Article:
Imam Mohamed Al-Darsani and a handful of volunteers stand in front of a home under construction in Lehigh Acres. Before they get started on the dry wall, Al-Darsani opens their workday with a prayer.
“We thank you God for giving us this opportunity to get together to help some of your people,” recites Al-Darsani.
And then they get to work.
People of faith across Southwest Florida joined forces to build a Habitat for Humanity home for a local family in need. They refer to the project as the ‘House of Abraham’ – after the patriarch of Jews, Christians, and Muslims.
The aim was to build a home for a family – and bridges between faith communities. They got the job done, but did not accomplish all they set out to do spiritually.
Al-Darsani says the project to build the three-bedroom home known as the ‘House of Abraham’ started in 2010.
“The idea was to bring Muslims, Christians, and Jews to work together in building a house through Habitat for Humanity. Similar projects were done in similar counties and states and they wanted to copy that to Southwest Florida,” said Al-Darsani.
The non-profit Habitat for Humanity of Lee and Hendry Counties approached faith communities in the area to get involved. More than 50 groups joined the project. Pastor John Daugherty’s church, First Baptist of Fort Myers, was one of them.
“I thought what a wonderful way to come together and do something constructive –not using a pun intentionally – to do something together to build community,” said Daugherty.
Rabbi Jeremy Barras of Temple Beth El in Fort Myers says it made sense to do an interfaith project like this.
“Nobody could say they’re not interested in helping someone who needs a home, find a home. It’s something that all of us could easily get behind and it’s a great way to unite,” said Barras.
For two years, the faith communities worked to raise the $50 thousand dollars needed to build the home. They did so despite a troubled economy and early resistance to the project by some congregations.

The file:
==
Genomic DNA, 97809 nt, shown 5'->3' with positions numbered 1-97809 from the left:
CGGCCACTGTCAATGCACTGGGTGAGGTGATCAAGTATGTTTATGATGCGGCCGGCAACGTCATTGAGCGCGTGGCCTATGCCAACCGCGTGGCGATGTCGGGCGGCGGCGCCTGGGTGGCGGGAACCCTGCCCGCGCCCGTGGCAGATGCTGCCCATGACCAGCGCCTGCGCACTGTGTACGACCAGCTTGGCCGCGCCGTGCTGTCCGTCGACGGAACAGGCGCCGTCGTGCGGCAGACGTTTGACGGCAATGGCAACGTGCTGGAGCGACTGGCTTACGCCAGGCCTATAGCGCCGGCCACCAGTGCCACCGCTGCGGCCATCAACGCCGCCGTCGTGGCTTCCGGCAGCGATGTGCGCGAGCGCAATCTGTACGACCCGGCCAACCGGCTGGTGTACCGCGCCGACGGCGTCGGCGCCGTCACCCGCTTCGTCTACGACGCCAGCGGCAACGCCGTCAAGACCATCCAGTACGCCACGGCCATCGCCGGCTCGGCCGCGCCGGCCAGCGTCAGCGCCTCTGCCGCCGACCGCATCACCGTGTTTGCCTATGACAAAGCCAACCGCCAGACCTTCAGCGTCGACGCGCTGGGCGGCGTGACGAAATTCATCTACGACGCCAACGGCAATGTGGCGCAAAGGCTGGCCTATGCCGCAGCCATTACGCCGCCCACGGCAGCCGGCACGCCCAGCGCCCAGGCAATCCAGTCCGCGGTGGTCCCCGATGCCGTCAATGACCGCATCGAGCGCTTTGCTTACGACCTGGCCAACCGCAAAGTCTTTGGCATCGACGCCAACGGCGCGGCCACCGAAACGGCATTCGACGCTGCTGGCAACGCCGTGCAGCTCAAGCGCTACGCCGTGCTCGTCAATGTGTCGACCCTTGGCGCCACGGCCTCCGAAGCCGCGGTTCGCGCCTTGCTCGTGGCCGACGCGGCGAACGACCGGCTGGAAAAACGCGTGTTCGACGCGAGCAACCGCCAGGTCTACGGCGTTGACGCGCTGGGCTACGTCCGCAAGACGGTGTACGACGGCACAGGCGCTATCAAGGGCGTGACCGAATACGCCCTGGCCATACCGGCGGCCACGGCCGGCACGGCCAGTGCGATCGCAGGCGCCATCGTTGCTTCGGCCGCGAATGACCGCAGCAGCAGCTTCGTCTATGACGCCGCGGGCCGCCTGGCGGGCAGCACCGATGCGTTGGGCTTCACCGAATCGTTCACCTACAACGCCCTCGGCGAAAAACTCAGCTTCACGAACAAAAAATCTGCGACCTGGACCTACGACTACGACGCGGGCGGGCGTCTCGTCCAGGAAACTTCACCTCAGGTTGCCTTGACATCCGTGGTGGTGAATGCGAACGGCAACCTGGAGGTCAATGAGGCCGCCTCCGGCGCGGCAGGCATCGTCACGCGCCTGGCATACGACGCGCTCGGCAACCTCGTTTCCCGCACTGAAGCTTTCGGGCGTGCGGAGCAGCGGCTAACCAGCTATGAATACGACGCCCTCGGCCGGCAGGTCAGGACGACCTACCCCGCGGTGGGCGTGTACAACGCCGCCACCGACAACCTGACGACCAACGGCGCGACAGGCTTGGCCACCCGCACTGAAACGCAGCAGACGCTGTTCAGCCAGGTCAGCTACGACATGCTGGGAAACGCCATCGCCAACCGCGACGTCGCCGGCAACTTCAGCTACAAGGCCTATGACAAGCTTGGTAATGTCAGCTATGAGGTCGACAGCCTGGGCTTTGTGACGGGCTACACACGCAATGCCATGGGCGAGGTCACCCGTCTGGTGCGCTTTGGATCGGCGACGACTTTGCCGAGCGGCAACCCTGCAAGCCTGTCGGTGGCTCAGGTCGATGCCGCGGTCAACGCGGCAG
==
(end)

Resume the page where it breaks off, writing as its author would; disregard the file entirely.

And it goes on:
Construction began early March. About 35 people from the different communities worked together to raise the walls of the home, including Pastor John Daugherty.
“At that point the distinctions went away. We’re all carrying the walls. We’re all lifting. We’re all hammering,” said Daugherty.
“That’s what I think is probably the most beautiful part of it, when we’re standing side-by-side.”
As Islamic Center for Peace member Muhammad Umar Alfarooq works on the dry wall at the House of Abraham site, he says an endeavor like this can bring about much-needed interaction between communities.
“People are just naturally afraid of approaching people of other faiths,” said Alfarooq. “I think this type of a project drops a lot of those walls – but people have to show up to benefit from them.”
Jo Ann Landes Ross is a local Habitat volunteer and a member of its “Building on Faith” committee, which organized the project.
“Most of the interaction I’ve experienced has been with homeowner groups rather than other faith communities,” she said.
Since the ‘wall raising’ few faith communities have come out to build. Landes-Ross gathers people from her church to come to the site each month. But she says enthusiasm for the project among most other congregations has died down.
“It’s been an all-inclusive experience for me. I felt like other members of the community have felt the same spirit. We need to do more with involving members of each of our faith denominations to share that experience with us,” said Landes-Ross.
Rabbi Jeremy Barras says he was juggling many projects and Pastor John Daugherty says his congregation is mostly elderly and their participation was monetary.
But despite diminishing participation from faith communities, almost three months later the Lehigh Acres home known as the ‘House of Abraham’ is nearly completed.
David Ocasio, his wife Yandery, and their two kids will own the House of Abraham. Yandery says the family puts in their sweat equity hours by working on their own home and other Habitat houses close by.
“Every week we go on the weekends. We do a couple of hours here. Maybe three a day, six… It depends,” she said.
The Ocasio’s attended the wall raising and know that people from different faith communities helped build it. David Ocasio says he appreciates the idea.
“Every time we pinch a finger or get a cut, it’s the same color of the blood coming out, you know? Different types, but same color. We’re human,” said David Ocasio.
“By seeing how all these churches and all these communities coming together to build houses in this economy, it’s a miracle. For us, it’s a miracle.”
A dedication marking the home’s completion is scheduled June 29th. Although it’s referred to as the ‘House of Abraham,’ David and Yandery see it as the home of the Ocasio’s.
Leaders in the House of Abraham initiative hope to continue the project. At the end of the day, they say, it’s about building homes for families who need them.